Roky Erickson – The Evil One (Light In The Attic)
Light In The Attic are currently reissuing the Roky Erickson solo records of the 1980s: including arguably one of his best works ever The Evil One. Louder Than War’s Joe Whyte reviews.
There are few rock and roll stories that follow the trajectory of “burn out or fade away” much better than that of Texas native Roky Erickson and 13th Floor Elevators.
As leader of psych-rock pioneers The 13th Floor Elevators, Erickson forged a path where many imitated but few dared to follow. The Elevators were one of a kind in the 60’s; hounded by the authorities over their none-too-subtle love of pharmacueticals and a disdain for the law that dogged their every move, they nonetheless produced a series of records which are as startling today as they are influential.
You’re Gonna Miss Me was their first single and stamped their indelible mark; feral harmonica, howling vocals and on-the-edge-of-collapse guitars, it’s a clarion call of garage rock that simply defies you to dislike it. It later appeared on Lenny Kaye’s Nuggets set and the legend was set in stone. Their first, self-titled album was a classic in any era or genre. Building on the single’s success, its lysergic, frantic garage rock is utterly unmissable and if you don’t own it, simply put, you should.
Two further albums, Easter Everywhere (which includes later Screamadelica cover Slip Inside This House) and Bull Of The Woods, beloved of the indie-pop kids of 1986-7 were less commercially succesful if no less crucial.
Erickson, meanwhile, was courting trouble. Always fond (as were his bandmates) of the chemical lifestyle, his indulgence in LSD, DMT, Mescaline and dope had triggered symptoms that baffled his friends and family.
In many decades of psychiatry, the link between psychedelics and schizophrenia has long been debated; the old chicken-and-egg thing if you will. Was the illness there already and simply triggered by the drug use or did the drugs cause the illness? That’s one for another time, but suffice to say, Erickson’s behaviour and chaotic lifestyle were pulling the band apart.
In 1969, Erickson was busted with a single joint on his person. Texas in the late 60’s was an even less tolerant place than now, and facing a prison sentence, Roky pled insanity and ended up incarcerated in Austin State Hospital. Force-fed medication (which in those days would have been a side-effect-fest as well as causing virtual cognitive shut-down) and given several treatments of ECT, Erickson may well have wondered through the phenothiazined fog if jail might not have been a better option.
He remained here and in Rusk State Hospital for the Criminally Insane until 1972, despite several escapes.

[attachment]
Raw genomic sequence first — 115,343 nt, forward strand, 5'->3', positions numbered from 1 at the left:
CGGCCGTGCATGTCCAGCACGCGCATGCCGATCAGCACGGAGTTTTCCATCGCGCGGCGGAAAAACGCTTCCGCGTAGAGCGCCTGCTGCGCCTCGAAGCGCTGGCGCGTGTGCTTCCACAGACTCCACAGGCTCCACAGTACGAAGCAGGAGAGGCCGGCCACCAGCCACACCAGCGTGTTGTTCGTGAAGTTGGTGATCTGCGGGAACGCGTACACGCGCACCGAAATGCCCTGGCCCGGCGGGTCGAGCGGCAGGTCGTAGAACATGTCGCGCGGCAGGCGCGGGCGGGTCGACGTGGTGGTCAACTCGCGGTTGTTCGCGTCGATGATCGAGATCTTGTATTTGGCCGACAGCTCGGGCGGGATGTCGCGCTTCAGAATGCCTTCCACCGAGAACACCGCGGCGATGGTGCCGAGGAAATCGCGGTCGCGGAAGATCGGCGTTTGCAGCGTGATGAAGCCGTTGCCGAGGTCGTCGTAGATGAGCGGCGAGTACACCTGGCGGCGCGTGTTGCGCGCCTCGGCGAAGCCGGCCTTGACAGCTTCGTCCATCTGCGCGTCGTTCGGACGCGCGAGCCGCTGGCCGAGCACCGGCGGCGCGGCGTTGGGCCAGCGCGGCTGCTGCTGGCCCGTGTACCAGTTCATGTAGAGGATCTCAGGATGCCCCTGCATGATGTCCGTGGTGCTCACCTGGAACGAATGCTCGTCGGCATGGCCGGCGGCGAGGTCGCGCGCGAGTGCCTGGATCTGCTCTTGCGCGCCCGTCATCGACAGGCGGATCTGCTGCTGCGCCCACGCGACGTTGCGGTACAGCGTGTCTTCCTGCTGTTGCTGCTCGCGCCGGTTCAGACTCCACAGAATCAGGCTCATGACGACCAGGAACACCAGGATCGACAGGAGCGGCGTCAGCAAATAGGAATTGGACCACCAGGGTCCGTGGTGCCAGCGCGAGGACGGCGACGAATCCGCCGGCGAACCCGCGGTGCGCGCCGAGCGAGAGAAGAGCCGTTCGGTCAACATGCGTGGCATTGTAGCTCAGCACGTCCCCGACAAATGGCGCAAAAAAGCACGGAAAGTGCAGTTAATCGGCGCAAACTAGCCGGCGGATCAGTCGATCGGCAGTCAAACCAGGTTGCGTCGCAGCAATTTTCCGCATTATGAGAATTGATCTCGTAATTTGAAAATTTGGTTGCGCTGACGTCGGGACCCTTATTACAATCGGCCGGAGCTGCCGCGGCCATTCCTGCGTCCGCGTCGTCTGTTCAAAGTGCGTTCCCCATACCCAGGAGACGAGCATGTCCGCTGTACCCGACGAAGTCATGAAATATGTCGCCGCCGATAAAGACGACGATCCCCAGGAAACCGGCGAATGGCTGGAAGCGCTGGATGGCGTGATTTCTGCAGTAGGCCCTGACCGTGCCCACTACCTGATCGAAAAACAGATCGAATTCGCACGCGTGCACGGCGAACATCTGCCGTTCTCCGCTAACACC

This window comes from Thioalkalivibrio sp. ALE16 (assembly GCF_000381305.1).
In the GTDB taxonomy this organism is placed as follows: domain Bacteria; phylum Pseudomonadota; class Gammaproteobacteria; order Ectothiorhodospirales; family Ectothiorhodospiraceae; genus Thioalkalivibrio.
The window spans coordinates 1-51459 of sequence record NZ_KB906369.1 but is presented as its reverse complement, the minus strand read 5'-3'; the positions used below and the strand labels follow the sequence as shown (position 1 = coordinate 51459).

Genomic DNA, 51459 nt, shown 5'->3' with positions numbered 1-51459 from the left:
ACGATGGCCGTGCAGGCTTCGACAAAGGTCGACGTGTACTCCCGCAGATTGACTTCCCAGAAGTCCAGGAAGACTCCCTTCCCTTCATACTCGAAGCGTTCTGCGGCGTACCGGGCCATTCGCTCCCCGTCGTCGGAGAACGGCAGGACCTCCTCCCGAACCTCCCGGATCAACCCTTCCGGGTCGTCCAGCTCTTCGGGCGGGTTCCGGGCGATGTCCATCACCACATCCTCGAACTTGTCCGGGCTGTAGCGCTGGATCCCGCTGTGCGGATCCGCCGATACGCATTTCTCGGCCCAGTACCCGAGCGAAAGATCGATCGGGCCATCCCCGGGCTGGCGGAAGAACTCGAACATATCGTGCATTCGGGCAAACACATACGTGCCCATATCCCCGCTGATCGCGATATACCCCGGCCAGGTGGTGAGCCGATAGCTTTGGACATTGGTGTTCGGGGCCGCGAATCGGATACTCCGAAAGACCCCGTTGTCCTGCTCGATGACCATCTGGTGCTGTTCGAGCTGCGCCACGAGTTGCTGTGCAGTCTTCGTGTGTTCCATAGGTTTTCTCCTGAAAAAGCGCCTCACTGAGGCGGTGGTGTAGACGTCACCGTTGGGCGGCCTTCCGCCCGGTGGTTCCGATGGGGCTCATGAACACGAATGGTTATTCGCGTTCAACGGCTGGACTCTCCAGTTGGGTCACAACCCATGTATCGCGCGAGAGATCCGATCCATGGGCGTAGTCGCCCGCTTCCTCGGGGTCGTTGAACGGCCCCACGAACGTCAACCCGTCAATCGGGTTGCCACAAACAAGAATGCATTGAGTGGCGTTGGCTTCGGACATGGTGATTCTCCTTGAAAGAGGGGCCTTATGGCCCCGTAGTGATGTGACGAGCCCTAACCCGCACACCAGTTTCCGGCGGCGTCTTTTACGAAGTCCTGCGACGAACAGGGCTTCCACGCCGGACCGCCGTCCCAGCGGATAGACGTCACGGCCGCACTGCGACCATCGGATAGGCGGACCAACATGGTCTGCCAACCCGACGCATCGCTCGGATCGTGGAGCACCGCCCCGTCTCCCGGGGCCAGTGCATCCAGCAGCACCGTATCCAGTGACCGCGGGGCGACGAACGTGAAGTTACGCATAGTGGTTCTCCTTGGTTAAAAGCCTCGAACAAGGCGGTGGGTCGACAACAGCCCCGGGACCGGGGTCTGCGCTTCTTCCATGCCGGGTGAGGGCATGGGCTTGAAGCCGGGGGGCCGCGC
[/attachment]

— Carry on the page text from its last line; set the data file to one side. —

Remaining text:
Forming his new band The Aliens in 1979, Erickson released The Evil One as a kind of overlapping suite of songs with predeceser I Think Of Demons, produced and helmed by former Creedance man Stu Cook.
Roky was by this time extremely unwell; he believed an alien inhabited his body and had developed an obsession with the mail. He was writing to random people, alive and not, and was ultimately charged with stealing other peoples mail (which he claimed not to have opened, merely pinned to his wall).
The Evil One, remarkably given the circumstances, is a truly twisted, if nonetheless wonderful piece of work; Erickson’s wandering thought processes are openly on show. Mine Mine Mind is less garage rock than his previous work, being almost Stones-ey in it’s clever musical swerves and turns and lyrics of almost nightmarish, hallucinated insight.
Some of the album has musical roots in the punk and new wave that preceded it; Two Headed Dog is at turns a furious, choppy attack not unlike The Flamin’ Groovies with some slicing guitar at it’s core. I Walked With A Zombie shows Erickson’s then obsession with the sci-fi and horror genres but could equally be about his travails in institutional care. There’s a slightly off-the-wall doo wop section at the coda which takes sinister to a new level.
None of this, despite the Misfits-alike titles is in any way kitsch; produced over two years (presumably when Erickson was in turn liberated and mentally able) it’s horror in content rather than camp and naff. One can almost hear the desperation and delusion in the grooves. I Think Of Demons is ostensibly a love song but in that inimitable Erickson style. Softly stroked guitars disguise the paranoia within, as Erickson’s story of giving his all for a lover whilst greeting his inner demons unfolds.
Bloody Hammer is one of the few Erickson songs that deal with doctors and psychiatry head on (pun intended!) and his tale of violent retribution is only thinly veiled.
Despite the controlled riffing and downright rocking out, the album rarely strays into “good-time” territory. Despite this, it’s songs, taking the content to one side, are memorable, catchy and it’s aged remarkably well with none of the usual early 80’s polish and duff drum sounds.
Erickson, knowingly or not, sabotaged much of his early 80’s releases with bizarre interviews and pronouncements allied to chaotic live appearances. Unfortunately, much of his recorded output disappeared from view due to this.
Here’s hoping that this slew of re-releases addresses that as they have something of the lost classics about them. Well worth investigating.
All words by Joe Whyte. More writing by Joe on Louder Than War can be found at author’s archive.